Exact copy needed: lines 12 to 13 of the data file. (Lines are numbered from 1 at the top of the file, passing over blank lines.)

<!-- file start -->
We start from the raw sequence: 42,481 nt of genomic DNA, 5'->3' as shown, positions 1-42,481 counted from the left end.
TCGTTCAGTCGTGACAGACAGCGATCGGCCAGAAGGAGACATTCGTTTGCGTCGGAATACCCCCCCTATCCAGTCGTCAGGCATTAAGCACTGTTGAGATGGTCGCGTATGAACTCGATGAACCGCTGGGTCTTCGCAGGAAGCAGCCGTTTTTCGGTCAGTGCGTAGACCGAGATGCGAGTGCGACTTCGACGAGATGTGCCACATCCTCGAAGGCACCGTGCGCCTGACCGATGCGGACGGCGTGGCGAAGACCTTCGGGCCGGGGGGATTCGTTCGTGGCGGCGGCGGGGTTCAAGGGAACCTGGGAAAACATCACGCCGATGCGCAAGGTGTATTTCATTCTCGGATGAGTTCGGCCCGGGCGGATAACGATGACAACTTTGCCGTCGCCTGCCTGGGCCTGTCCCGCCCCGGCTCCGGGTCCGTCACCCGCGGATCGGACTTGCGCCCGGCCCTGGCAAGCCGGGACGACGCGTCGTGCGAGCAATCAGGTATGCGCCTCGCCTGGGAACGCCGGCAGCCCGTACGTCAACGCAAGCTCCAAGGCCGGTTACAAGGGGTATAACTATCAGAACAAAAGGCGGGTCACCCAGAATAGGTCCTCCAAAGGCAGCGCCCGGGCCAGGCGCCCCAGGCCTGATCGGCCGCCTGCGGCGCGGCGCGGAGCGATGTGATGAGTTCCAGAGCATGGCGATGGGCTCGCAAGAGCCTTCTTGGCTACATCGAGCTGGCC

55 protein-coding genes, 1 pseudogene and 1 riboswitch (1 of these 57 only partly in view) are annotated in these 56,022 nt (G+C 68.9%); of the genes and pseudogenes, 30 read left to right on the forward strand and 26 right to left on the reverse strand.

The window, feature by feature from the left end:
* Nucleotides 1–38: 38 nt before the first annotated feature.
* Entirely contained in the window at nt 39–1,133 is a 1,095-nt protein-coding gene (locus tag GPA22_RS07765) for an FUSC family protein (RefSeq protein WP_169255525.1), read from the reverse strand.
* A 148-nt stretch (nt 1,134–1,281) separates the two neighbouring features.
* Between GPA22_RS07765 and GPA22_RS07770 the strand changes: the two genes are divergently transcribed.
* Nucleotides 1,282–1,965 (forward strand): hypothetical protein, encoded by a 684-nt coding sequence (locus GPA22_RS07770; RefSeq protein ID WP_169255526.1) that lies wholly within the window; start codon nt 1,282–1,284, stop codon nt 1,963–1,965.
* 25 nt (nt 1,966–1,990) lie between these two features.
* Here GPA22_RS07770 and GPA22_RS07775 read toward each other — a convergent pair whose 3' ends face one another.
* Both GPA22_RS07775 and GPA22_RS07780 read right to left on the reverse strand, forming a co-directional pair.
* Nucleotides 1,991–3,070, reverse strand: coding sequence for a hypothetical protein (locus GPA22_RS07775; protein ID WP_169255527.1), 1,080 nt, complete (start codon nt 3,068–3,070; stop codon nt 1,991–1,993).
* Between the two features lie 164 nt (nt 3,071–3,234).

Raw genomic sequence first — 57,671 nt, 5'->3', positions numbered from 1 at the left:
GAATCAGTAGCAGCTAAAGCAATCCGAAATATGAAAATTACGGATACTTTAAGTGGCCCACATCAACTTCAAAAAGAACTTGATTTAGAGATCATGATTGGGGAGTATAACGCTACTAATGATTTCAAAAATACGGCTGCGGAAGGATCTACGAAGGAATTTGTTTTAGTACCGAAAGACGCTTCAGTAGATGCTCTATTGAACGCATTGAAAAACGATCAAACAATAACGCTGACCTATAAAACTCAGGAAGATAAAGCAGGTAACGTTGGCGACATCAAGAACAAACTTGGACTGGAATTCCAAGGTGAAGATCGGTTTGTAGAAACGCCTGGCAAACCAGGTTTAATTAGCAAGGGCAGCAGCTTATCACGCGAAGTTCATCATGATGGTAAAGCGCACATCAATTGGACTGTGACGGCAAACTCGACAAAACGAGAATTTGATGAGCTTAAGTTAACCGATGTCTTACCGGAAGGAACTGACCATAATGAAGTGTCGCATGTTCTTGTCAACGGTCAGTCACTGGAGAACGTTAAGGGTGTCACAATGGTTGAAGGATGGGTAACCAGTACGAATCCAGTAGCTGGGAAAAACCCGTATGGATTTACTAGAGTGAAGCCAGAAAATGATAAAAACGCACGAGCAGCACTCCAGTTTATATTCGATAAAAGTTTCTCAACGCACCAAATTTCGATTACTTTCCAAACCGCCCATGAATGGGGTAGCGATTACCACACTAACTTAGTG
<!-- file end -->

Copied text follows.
* Both GPA22_RS07775 and GPA22_RS07780 read right to left on the reverse strand, forming a co-directional pair.
* Nucleotides 1,991–3,070, reverse strand: coding sequence for a hypothetical protein (locus GPA22_RS07775; protein ID WP_169255527.1), 1,080 nt, complete (start codon nt 3,068–3,070; stop codon nt 1,991–1,993).